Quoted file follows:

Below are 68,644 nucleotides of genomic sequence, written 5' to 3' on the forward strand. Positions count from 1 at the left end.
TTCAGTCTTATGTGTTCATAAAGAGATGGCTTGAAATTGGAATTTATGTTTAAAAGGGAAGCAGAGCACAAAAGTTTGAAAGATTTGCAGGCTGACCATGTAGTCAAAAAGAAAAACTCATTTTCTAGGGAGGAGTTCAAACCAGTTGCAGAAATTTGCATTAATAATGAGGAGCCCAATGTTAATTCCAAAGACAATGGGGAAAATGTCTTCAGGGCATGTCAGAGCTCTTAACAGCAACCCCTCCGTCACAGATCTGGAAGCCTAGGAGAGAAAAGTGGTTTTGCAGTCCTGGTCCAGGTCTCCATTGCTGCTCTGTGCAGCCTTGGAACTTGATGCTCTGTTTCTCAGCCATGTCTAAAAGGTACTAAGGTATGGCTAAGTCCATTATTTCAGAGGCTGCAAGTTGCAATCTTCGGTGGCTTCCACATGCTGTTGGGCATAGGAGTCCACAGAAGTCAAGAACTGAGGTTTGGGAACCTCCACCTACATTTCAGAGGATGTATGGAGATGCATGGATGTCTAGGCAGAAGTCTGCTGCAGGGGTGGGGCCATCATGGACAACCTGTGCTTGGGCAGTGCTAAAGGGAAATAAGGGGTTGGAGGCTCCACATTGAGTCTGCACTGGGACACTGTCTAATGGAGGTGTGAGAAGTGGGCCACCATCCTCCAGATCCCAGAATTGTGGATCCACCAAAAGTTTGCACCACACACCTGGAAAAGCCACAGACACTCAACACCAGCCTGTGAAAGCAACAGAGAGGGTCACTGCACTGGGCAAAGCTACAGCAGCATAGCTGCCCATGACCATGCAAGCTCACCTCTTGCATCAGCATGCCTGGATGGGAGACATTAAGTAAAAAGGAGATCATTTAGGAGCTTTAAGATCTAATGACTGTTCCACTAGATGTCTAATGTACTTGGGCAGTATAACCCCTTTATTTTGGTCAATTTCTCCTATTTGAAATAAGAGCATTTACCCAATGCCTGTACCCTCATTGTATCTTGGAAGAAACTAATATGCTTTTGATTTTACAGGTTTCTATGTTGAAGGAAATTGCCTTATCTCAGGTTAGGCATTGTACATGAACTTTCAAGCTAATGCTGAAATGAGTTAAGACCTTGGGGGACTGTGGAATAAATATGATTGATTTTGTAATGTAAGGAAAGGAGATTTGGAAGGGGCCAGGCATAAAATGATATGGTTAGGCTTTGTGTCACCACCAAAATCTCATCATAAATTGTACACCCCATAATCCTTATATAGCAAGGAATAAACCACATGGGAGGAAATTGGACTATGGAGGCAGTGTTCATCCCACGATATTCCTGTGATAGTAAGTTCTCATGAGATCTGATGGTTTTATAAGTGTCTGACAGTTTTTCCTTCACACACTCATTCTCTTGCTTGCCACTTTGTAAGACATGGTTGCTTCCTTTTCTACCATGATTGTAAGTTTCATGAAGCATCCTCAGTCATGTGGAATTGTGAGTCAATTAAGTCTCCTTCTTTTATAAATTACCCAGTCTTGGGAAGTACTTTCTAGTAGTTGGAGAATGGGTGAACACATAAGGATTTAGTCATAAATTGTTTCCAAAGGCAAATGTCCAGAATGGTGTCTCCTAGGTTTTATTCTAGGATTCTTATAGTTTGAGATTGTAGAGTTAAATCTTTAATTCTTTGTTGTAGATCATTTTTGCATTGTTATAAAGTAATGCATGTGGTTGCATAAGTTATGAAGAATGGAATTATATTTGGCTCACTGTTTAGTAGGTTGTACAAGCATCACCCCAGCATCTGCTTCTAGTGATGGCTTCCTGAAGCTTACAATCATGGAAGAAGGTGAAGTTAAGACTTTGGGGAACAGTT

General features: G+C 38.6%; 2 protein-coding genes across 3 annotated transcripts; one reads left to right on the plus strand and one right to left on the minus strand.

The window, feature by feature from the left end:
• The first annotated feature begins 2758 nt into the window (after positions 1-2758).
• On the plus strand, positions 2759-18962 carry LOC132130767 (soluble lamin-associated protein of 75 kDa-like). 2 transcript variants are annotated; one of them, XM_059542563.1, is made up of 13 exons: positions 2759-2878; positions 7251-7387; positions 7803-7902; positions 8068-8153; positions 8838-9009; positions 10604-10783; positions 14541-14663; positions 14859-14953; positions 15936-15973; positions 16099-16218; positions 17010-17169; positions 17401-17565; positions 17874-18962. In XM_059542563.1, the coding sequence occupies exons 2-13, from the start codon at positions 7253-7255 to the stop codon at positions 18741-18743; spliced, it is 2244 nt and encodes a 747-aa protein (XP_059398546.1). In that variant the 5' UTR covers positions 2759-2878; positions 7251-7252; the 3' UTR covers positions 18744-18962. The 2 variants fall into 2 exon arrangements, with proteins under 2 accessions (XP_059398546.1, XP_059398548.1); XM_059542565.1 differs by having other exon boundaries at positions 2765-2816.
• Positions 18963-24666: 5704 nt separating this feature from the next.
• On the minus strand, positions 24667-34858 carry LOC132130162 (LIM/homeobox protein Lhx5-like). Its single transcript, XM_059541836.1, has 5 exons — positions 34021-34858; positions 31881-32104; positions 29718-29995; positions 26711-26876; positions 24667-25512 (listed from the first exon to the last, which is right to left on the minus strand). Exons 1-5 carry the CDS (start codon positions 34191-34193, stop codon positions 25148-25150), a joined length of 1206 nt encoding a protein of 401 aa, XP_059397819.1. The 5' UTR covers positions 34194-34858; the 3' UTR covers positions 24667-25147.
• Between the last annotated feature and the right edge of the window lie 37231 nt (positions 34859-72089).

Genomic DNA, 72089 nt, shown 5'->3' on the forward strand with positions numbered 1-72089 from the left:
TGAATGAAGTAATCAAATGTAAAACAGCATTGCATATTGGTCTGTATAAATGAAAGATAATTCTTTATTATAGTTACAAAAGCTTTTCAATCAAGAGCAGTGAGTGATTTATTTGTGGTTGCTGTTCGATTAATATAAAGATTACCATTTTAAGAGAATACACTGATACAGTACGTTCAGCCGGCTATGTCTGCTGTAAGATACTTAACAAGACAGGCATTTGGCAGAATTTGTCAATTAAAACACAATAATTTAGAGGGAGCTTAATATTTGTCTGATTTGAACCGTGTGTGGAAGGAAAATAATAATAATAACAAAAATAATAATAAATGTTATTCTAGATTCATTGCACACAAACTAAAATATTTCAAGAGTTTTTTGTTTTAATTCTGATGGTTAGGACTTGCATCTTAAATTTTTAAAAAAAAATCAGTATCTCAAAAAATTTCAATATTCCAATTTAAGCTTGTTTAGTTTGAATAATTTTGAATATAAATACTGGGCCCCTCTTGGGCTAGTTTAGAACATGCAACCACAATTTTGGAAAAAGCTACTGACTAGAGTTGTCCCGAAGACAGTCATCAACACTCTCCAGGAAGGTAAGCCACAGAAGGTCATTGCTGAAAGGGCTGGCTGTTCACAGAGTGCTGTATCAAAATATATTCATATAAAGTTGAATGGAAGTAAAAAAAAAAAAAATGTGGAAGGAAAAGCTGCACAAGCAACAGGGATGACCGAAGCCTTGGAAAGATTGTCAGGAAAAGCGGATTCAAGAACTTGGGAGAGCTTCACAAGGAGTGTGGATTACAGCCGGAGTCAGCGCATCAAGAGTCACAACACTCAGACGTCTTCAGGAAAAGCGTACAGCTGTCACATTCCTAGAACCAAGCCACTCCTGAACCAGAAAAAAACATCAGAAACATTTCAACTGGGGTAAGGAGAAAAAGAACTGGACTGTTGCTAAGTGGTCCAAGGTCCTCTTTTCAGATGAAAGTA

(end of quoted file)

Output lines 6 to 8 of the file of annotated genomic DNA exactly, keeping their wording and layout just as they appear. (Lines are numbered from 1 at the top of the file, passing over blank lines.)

• On the plus strand, positions 2759-18962 carry LOC132130767 (soluble lamin-associated protein of 75 kDa-like). 2 transcript variants are annotated; one of them, XM_059542563.1, is made up of 13 exons: positions 2759-2878; positions 7251-7387; positions 7803-7902; positions 8068-8153; positions 8838-9009; positions 10604-10783; positions 14541-14663; positions 14859-14953; positions 15936-15973; positions 16099-16218; positions 17010-17169; positions 17401-17565; positions 17874-18962. In XM_059542563.1, the coding sequence occupies exons 2-13, from the start codon at positions 7253-7255 to the stop codon at positions 18741-18743; spliced, it is 2244 nt and encodes a 747-aa protein (XP_059398546.1). In that variant the 5' UTR covers positions 2759-2878; positions 7251-7252; the 3' UTR covers positions 18744-18962. The 2 variants fall into 2 exon arrangements, with proteins under 2 accessions (XP_059398546.1, XP_059398548.1); XM_059542565.1 differs by having other exon boundaries at positions 2765-2816.
• Positions 18963-24666: 5704 nt separating this feature from the next.
• On the minus strand, positions 24667-34858 carry LOC132130162 (LIM/homeobox protein Lhx5-like). Its single transcript, XM_059541836.1, has 5 exons — positions 34021-34858; positions 31881-32104; positions 29718-29995; positions 26711-26876; positions 24667-25512 (listed from the first exon to the last, which is right to left on the minus strand). Exons 1-5 carry the CDS (start codon positions 34191-34193, stop codon positions 25148-25150), a joined length of 1206 nt encoding a protein of 401 aa, XP_059397819.1. The 5' UTR covers positions 34194-34858; the 3' UTR covers positions 24667-25147.